EU sees record-high investments from China

12 January 2017   Category: News, Asia, China, Europe, Germany   By Asia Asset Management

The European Union (EU) saw more than 35 billion euros (US$36.9 billion) in outbound foreign direct investment (OFDI) from China in 2016, up 77% from 2015, with Germany being the largest recipient of investments from China.

According to a report published by the Mercator Institute for China Studies (MERICS) and Rhodium Group, China’s total OFDI last year reached a record-high of almost US$200 billion, with the EU maintaining its position as a favourite investment destination for Chinese investors.

The report added that in 2016, Chinese investors realigned their focus towards the “big three” European economies – Germany, the UK and France – which accounted for 59% of the country’s total outbound investment value in Europe. Out of the three countries, Germany accounted for more than 31% of total European investment from China with more than 11 billion euros in completed deals.

The sectors most popular amongst Chinese investors investing in Europe were technology and advanced manufacturing assets, as illustrated by Tencent’s 6.7 billion euros acquisition of Finnish gaming firm Supercell and Midea’s acquisition of German robotics company Kuka for 4.4 billion euros.

However, the report’s authors, Thilo Hanemann and Mikko Huotari, raised concerns that the current pace of expansion could be slowed down in 2017 due to the Chinese government’s efforts to stem the outflow of capital, as well as growing fear amongst Europeans that companies might sell off their core technologies to China.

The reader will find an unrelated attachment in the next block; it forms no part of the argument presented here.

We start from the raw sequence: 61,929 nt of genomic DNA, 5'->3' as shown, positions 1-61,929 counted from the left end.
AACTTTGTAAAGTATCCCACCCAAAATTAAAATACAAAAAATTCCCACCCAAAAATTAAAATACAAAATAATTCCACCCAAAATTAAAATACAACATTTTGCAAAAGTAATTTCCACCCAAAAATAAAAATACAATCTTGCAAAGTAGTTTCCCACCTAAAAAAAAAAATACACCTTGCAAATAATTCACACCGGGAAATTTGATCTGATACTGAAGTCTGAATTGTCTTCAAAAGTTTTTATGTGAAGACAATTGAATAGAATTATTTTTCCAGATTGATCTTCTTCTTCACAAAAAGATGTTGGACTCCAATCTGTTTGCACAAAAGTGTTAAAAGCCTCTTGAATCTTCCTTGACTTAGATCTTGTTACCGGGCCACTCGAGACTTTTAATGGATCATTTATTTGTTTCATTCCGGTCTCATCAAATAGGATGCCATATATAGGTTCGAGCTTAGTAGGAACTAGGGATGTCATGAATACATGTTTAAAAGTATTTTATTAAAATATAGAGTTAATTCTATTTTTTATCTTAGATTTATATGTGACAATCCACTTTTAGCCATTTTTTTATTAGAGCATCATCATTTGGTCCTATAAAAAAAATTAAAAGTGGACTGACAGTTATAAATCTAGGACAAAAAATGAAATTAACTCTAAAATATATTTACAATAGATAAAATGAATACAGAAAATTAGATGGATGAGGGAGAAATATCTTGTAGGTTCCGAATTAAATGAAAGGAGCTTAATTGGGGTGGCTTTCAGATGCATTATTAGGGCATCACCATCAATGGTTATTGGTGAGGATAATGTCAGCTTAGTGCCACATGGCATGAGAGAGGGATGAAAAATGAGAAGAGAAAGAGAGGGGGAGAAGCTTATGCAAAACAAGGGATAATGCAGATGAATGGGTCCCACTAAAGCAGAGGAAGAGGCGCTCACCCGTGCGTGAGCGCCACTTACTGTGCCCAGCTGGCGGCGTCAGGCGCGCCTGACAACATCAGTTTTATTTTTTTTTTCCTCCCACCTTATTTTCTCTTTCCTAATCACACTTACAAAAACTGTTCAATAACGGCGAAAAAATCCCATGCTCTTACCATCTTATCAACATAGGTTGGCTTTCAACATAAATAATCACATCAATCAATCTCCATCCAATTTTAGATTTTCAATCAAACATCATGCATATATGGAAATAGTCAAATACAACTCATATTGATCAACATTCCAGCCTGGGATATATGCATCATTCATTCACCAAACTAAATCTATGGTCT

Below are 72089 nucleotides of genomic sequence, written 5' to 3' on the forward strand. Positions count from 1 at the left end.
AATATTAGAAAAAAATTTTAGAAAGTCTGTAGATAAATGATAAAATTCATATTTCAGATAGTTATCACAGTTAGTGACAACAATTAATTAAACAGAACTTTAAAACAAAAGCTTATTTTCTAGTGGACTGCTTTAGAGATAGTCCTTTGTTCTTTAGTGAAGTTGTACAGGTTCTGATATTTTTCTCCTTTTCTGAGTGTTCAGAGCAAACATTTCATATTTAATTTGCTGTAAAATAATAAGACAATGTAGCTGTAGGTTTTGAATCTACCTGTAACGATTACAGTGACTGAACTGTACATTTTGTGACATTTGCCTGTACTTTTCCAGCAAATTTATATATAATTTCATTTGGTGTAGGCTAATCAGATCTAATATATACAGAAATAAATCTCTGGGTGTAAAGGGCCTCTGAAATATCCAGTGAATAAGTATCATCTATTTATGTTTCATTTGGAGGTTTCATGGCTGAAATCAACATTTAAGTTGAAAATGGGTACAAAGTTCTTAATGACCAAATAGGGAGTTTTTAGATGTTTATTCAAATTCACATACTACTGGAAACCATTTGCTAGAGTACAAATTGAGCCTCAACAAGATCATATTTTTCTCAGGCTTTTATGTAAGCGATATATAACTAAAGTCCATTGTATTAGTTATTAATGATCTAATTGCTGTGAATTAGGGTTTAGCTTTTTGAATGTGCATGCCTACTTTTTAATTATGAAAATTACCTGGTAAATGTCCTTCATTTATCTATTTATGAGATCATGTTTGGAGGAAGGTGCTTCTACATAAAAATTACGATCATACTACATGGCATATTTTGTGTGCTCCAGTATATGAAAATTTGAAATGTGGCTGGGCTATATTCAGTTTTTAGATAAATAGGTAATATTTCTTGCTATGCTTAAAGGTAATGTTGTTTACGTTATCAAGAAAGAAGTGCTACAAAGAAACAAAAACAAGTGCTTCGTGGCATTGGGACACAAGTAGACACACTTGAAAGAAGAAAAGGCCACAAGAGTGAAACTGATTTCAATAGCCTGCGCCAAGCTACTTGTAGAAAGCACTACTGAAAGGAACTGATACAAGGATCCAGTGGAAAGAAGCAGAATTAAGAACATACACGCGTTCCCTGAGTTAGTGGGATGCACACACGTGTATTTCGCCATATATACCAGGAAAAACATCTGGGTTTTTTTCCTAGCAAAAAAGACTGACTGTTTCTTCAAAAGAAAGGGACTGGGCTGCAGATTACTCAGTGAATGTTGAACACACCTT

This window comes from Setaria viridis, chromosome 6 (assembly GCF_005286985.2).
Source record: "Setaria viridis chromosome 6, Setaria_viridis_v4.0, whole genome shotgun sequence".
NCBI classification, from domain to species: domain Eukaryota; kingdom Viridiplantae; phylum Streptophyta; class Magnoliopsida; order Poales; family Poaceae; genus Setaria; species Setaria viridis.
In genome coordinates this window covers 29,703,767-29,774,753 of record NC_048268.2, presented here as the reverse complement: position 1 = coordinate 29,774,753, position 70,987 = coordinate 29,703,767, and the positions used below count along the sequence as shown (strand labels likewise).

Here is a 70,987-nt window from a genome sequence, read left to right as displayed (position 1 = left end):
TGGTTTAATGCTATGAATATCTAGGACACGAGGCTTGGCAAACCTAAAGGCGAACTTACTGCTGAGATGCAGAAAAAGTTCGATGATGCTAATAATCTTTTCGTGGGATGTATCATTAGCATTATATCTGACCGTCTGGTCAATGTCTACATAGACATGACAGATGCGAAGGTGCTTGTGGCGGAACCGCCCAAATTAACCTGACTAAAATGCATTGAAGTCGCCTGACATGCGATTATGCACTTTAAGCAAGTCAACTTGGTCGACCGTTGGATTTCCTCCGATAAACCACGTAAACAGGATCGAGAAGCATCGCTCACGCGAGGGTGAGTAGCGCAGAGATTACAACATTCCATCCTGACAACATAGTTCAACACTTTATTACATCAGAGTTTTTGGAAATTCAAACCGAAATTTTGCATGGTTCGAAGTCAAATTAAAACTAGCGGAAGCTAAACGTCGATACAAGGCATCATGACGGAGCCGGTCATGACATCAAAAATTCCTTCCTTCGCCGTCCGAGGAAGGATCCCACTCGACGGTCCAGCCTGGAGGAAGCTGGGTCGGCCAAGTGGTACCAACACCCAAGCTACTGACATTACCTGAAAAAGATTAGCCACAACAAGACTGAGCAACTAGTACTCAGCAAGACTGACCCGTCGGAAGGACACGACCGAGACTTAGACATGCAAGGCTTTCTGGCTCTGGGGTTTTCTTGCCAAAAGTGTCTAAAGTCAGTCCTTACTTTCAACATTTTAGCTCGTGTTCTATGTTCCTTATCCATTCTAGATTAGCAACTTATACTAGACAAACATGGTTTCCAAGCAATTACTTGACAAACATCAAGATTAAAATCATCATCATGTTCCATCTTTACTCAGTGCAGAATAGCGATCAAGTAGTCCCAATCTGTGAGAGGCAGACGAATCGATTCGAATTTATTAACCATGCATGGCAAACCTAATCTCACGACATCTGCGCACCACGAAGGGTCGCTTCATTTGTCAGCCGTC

“The only way to ensure that the European business community, government leaders and the broader public continue to welcome growing Chinese investment in Europe is to make real progress on reforms that increase the role of markets and level the playing field for foreign companies in China. A breakthrough in bilateral investment agreement negotiations would also be a powerful signal”, the report claims.

In contrast to the sustained rise of Chinese investment in Europe, the report stated that European FDI transactions in China continued to decrease in 2016 for the fourth consecutive year, to roughly 8 billion euros – mainly due to the persisting hurdles with regards to accessing the country’s markets.

However, there is the prospect of China further opening up to global investors via “D-shares”. Chinese companies could soon be able to sell their shares in Germany via the issuance of D-shares, which are essentially Frankfurt-traded shares sold by China-registered firms, according the Shanghai Stock Exchange (SSE). The proposal is now being studied by the Frankfurt-based China Europe International Exchange AG (CEINEX).  

The initiative, however, is still pending approval from Chinese and German regulators. If approved, CEINEX will initially look to invite blue-chip companies currently listed on China’s A-share market – especially manufacturing firms with clear international strategies – to issue D-shares, says the SSE.

CEINEX was jointly set up by the SSE, the Deutsche Borse AG and the China Financial Futures Exchange in 2015, with the vision of offering a trading platform for offshore RMB-denominated products, including stocks, bonds and exchange-traded funds.